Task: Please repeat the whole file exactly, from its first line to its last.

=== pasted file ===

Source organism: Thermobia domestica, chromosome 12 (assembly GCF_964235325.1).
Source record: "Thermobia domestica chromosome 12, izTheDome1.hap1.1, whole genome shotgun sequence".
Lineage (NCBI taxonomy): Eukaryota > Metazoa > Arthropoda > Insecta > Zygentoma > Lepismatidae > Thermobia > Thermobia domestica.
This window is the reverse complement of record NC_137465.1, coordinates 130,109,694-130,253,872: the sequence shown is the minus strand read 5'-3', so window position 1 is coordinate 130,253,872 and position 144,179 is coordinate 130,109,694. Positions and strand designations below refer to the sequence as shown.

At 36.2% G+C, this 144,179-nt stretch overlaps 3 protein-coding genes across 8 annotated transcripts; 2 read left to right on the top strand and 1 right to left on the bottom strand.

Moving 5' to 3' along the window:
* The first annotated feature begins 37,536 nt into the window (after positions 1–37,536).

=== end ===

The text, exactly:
Source organism: Thermobia domestica, chromosome 12 (assembly GCF_964235325.1).
Source record: "Thermobia domestica chromosome 12, izTheDome1.hap1.1, whole genome shotgun sequence".
Lineage (NCBI taxonomy): Eukaryota > Metazoa > Arthropoda > Insecta > Zygentoma > Lepismatidae > Thermobia > Thermobia domestica.
This window is the reverse complement of record NC_137465.1, coordinates 130,109,694-130,253,872: the sequence shown is the minus strand read 5'-3', so window position 1 is coordinate 130,253,872 and position 144,179 is coordinate 130,109,694. Positions and strand designations below refer to the sequence as shown.

At 36.2% G+C, this 144,179-nt stretch overlaps 3 protein-coding genes across 8 annotated transcripts; 2 read left to right on the top strand and 1 right to left on the bottom strand.

Moving 5' to 3' along the window:
* The first annotated feature begins 37,536 nt into the window (after positions 1–37,536).